(Adds details about workers and public concern in China)
By Chris Buckley
BEIJING Jan 30 Rebels in the Sudan border
state of South Kordofan are still holding 29 kidnapped Chinese
workers, the official Xinhua news agency said on Monday,
contradicting a Sudanese report that 14 of them had been freed.
Their plight has attracted hundreds of thousands of online
comments in China, where the country's expanding footprint
abroad and awareness of its rising status have fanned acute
public sensitivity to any threats to nationals overseas.
The rebel Sudan People's Liberation Movement-North (SPLM-N)
said on Sunday it took the 29 workers for their safety after a
battle with the Sudanese army. The army has been fighting the
SPLM-N in South Kordofan bordering on newly independent South
Sudan since June.
Sudan's state SUNA news agency said the military had freed
14 of the workers.
The Chinese embassy in Khartoum said though 17 Chinese
workers were taken to safety by the Sudan army after they
escaped the rebels, another 29 were still held by rebels, Xinhua
Xinhua also quoted an unnamed Sudanese official as denying
that any of the detained workers had been freed.
"The abducted Chinese personnel have had all communications
links with the outside world cut," an unidentified Chinese
embassy official said, according to an earlier Xinhua report.
"The unstable political situation is the root reason for
attack, and the possibility cannot be excluded that the rebels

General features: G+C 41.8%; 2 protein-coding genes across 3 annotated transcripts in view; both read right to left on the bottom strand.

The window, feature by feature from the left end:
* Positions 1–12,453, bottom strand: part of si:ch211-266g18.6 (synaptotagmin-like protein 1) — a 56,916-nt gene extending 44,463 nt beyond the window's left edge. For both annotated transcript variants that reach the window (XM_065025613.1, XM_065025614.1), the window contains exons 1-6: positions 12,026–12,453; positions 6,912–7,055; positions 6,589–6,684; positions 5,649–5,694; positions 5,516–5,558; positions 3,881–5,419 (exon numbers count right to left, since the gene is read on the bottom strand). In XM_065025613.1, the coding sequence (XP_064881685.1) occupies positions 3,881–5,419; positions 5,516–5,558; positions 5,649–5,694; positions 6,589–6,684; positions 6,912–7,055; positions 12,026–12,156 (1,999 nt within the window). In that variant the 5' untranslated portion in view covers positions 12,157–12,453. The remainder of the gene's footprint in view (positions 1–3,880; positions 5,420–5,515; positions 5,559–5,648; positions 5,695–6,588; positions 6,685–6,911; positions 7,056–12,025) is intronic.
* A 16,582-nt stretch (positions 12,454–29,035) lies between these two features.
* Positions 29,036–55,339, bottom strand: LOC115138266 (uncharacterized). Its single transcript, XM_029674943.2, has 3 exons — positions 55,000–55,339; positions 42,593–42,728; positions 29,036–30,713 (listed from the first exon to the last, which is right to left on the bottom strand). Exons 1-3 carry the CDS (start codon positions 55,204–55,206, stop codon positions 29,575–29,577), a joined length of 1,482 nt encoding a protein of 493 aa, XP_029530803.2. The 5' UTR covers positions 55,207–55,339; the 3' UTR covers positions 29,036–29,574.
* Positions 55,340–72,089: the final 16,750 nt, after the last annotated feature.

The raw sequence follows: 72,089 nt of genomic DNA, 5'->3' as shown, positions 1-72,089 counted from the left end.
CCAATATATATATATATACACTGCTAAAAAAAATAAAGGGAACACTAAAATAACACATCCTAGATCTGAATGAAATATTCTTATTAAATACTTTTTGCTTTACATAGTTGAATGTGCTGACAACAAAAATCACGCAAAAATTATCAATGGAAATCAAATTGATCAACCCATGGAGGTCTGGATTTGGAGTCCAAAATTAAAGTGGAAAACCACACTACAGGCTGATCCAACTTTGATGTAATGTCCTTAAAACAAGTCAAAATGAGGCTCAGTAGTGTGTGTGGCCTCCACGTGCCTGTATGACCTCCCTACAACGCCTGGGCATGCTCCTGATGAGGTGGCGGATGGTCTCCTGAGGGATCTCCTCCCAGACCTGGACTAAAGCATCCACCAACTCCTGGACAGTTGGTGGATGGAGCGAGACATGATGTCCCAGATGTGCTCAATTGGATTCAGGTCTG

are targeting Chinese as a bargaining chip with the government,"
Li Xinfeng, a researcher on African affairs at the Chinese
Academy of Social Sciences, told the China Daily newspaper.
In a reflection of public concern, Chinese news websites
set up special sections to follow developments and allow readers
to post comments.
By Monday afternoon, the popular Sina news website (news.sina.com.cn)
accumulated over half a million readers' comments discussing
the workers and circulating reports about them on its
accompanying microblog service.
"Wherever Chinese people go, there's always something that
goes awry," said one comment. "It's not easy for Chinese people
who want to make a bit of money," said another.
The mass evacuation of tens of thousands of Chinese workers
trapped in Libya when fighting broke out there last year also
become a major news event.
Sudan, where China maintains major interests in oil and
infrastructure building, has been a focus of Chinese anxieties.
Sudan and South Sudan, at odds over a range of issues
including oil revenues, regularly trade accusations of
supporting insurgencies in each other's territory.
South Kordofan is the main oil-producing state in Sudan. The
SPLM is the ruling party in newly independent South Sudan, which
broke off from its northern neighbour. South Sudan denies
supporting SPLM-North rebels across the border.
SPLM-North is one of a number of rebel movements in
underdeveloped border areas which say they are fighting to
overthrow Sudanese President Omar Hassan al-Bashir and end what
they see as the dominance of the Khartoum political elite.
Chinese reports said the workers were taken by the rebels
who attacked the compound of a Chinese construction company in
the area between the towns of Abbasiya and Rashad in South
Wang Zhiping, a manager for Sinohydro Corp Ltd that employs
the workers, said the company and government agencies were
"doing everything possible to rescue the missing workers",
(Reporting by Chris Buckley; Editing by Ken Wills and Jonathan